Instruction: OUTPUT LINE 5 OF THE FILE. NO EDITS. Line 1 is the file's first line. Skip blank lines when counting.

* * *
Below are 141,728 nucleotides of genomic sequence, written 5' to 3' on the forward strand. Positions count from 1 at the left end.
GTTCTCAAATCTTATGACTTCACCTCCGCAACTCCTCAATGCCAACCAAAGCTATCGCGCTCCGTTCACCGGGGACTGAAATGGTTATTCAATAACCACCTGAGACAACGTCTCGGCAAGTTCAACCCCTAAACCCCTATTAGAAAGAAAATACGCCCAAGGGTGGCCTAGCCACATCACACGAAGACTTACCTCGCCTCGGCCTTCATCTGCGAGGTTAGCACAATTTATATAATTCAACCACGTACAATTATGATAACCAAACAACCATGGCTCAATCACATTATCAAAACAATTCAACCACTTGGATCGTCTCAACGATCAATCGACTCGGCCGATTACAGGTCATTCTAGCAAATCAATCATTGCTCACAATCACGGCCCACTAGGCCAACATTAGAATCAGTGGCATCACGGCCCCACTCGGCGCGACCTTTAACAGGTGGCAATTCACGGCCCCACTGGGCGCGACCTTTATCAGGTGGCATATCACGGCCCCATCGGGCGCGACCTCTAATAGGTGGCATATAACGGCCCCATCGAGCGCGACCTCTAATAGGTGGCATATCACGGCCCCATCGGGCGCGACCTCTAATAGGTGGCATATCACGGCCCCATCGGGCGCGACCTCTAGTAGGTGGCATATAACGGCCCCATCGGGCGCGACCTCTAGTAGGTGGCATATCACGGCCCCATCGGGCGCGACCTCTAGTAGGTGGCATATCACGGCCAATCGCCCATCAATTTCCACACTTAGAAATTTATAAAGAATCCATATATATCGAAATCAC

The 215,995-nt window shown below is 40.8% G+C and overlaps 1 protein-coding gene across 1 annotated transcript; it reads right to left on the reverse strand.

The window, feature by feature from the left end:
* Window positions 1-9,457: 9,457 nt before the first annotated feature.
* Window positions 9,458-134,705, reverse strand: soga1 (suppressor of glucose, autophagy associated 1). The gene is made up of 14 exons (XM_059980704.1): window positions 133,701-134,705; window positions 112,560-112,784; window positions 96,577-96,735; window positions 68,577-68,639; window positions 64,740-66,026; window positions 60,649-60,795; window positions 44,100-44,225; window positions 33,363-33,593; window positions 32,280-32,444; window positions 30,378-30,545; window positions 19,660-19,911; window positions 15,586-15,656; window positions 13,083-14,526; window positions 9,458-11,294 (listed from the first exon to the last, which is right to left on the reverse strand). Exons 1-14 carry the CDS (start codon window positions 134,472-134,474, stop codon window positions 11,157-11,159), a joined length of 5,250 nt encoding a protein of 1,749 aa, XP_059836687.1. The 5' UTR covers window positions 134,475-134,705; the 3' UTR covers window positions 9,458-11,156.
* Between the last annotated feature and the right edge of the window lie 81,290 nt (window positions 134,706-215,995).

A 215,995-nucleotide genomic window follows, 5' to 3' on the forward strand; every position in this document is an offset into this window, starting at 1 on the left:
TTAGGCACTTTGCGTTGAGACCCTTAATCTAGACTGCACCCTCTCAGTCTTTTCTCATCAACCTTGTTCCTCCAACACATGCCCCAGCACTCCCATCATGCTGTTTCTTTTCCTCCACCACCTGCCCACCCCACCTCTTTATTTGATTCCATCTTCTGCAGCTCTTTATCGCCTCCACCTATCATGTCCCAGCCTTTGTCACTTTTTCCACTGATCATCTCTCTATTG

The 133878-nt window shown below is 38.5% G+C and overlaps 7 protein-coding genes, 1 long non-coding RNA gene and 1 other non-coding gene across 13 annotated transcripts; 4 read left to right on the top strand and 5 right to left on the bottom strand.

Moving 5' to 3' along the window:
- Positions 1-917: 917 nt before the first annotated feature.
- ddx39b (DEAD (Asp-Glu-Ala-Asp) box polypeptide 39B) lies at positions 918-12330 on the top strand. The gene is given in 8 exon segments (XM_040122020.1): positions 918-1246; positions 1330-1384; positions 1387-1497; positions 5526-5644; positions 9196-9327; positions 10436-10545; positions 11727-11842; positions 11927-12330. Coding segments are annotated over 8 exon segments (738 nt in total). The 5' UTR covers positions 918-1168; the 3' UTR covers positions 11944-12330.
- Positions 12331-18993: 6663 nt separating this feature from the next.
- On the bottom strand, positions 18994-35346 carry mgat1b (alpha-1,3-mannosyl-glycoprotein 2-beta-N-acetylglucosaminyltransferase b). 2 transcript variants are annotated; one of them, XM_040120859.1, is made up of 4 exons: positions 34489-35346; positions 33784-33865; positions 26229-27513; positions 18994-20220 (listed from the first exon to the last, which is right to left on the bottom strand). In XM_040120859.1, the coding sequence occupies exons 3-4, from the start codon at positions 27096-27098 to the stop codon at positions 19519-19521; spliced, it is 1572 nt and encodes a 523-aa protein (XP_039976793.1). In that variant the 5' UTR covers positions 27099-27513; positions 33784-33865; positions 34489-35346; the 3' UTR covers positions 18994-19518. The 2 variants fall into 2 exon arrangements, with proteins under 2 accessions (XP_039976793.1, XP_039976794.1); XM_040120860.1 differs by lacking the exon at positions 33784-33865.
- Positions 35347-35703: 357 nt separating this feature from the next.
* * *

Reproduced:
* Window positions 1-9,457: 9,457 nt before the first annotated feature.